Today is July 22, 2018, and this morning was the first time for months that light rain has fallen for a longer time. In my place and in middle Europe this is usually a most common weather pattern. Or it has been for a long time. Probably 2018 will be seen in history with a record of new weather anomalies.

A normal rainy day is nearly an extraordinary event this year. When it comes to rain it is often extreme and short lived.

The most impressing phenomenon is that weather anomalies seem to happen not only in Europe but on a global scale. There are heatwaves, droughts, bushfires in many unusual places like Northern Europe. In Sweden, a huge bushfire couldn’t be kept any longer under control.

In Germany, there was very little rainfall since April. This is the most unusual part. There weren’t so far any extreme heatwaves but a strong aberration from the usual. Sun was shining most of the time. Temperatures are continually too hot.

It seems that the climate is really changing now at a higher level. In some areas in Germany but also in England there are dramatic consequences. The lack of rain is destroying the harvest. The sunny summer has become a nightmare.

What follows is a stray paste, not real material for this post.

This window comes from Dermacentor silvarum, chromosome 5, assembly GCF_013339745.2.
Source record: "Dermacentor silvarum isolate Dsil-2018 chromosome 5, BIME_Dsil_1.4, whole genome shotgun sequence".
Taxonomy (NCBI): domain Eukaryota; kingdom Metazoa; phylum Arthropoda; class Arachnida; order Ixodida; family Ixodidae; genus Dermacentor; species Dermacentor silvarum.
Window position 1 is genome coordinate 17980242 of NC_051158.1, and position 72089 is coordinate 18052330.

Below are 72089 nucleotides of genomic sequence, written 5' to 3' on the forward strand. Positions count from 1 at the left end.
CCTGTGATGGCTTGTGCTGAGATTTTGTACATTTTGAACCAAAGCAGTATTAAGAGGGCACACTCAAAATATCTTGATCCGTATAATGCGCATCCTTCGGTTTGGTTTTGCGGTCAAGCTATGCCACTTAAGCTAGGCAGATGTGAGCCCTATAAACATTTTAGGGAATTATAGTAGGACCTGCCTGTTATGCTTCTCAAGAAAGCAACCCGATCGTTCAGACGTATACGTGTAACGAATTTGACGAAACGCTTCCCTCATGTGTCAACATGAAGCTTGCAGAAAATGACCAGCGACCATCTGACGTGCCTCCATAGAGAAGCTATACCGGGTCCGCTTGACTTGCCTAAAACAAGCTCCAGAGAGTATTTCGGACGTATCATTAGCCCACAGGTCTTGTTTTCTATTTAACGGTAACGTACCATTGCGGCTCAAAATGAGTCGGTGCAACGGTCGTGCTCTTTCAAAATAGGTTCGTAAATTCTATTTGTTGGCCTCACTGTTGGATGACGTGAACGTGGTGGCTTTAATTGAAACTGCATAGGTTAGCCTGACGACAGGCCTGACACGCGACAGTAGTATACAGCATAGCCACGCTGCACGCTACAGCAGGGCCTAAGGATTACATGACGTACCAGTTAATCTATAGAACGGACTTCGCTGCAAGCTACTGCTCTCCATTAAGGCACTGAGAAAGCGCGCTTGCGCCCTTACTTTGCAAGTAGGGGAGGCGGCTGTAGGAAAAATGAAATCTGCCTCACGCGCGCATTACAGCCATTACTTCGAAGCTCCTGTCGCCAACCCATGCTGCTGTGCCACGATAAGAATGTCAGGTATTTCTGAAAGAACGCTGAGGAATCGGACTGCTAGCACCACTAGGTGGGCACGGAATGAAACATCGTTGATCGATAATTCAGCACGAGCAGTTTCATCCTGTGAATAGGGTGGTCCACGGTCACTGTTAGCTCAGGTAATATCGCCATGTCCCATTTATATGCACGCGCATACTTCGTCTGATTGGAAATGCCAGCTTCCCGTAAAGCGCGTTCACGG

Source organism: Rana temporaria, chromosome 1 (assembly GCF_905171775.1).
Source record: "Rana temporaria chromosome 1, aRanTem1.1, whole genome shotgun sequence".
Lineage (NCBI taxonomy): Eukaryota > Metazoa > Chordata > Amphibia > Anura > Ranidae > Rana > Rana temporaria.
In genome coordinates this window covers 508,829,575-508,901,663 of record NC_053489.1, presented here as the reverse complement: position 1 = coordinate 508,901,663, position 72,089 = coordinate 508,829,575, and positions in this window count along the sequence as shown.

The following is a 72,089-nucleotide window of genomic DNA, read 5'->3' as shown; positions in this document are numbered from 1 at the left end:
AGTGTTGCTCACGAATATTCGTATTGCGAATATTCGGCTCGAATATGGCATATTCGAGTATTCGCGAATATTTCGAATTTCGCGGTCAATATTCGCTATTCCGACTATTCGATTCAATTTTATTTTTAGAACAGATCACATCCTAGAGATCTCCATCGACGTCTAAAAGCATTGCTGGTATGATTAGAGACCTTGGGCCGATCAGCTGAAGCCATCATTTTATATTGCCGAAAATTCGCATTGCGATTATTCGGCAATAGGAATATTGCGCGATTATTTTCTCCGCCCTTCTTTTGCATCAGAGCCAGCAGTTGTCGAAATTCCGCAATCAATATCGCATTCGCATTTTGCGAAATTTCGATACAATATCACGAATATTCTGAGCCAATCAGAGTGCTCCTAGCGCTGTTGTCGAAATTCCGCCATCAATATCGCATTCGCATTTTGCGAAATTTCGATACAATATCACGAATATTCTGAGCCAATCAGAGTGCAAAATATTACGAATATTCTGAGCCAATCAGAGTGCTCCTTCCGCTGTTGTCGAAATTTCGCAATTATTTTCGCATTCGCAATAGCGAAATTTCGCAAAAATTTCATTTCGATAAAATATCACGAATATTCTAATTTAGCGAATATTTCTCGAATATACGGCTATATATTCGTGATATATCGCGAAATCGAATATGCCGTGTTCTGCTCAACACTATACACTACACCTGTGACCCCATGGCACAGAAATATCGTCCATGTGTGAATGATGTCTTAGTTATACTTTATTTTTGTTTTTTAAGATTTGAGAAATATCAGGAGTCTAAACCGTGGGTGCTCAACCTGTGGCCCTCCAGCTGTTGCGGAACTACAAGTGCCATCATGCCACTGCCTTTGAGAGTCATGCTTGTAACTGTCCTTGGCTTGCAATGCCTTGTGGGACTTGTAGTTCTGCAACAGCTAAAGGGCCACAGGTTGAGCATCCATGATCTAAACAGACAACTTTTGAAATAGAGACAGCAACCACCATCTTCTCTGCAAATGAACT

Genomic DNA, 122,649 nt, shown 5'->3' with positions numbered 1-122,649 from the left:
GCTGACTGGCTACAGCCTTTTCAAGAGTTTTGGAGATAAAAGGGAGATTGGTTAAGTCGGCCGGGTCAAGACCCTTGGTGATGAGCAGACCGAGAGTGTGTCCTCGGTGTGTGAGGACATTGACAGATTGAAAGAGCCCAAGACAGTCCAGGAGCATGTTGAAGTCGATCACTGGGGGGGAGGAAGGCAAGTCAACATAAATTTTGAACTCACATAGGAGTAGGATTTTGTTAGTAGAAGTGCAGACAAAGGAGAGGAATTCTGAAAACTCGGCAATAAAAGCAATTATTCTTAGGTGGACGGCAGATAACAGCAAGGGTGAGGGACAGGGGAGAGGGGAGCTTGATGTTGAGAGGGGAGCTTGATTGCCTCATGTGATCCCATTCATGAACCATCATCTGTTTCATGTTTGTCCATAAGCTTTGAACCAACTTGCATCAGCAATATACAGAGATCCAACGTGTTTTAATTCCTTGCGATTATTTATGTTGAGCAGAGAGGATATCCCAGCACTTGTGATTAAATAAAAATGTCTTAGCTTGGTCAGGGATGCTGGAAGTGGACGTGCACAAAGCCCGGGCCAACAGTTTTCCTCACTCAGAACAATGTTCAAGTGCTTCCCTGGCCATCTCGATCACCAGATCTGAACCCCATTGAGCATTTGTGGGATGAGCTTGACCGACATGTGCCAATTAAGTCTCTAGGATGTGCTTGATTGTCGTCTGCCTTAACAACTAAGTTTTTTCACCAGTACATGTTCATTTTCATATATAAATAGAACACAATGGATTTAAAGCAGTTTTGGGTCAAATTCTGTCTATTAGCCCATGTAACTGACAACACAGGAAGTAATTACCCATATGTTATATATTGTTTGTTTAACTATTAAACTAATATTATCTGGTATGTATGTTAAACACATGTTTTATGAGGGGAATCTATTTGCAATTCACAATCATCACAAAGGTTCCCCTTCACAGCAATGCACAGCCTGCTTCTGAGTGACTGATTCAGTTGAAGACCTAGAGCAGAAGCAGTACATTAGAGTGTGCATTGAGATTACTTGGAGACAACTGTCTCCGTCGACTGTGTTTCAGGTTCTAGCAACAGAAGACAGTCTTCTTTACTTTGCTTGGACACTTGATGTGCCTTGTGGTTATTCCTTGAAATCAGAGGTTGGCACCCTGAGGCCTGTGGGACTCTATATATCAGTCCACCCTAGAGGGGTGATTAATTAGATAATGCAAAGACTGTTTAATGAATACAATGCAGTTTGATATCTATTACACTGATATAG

Probably there are many aspects of modern life affected and authorities are well advised to be concerned and to be aware of these changes in nature. Even if things turn back to normal for a while the overall tendency shows a huge change in our seasons and the meteorological conditions.

German newspaper “Tagesspiegel” published recently an excellently researched article about the earth becoming too hot everywhere and the article informs about the meteorological explanation responsible for these anomalies.

Basically, currents in the atmosphere have been slowing down and there isn’t enough movement. High-pressure systems keep their position over months. Therefore the air can heat up. In Europe, the usual low-pressure systems coming from the Atlantic are failing to reach the continent.

The scary thing about this phenomenon is that we see this happen for some time. A lack of movement in the atmosphere was also identified as the reason for extreme weather in the UK when monster-waves hit the shores for a longer time.

This is something which seems to be related to the predicted climate change but my impression is that physics of the atmosphere is not understood so far. We don’t really know why this is happening (I do not know if the scientists would agree, but we had a couple of surprises over the last years).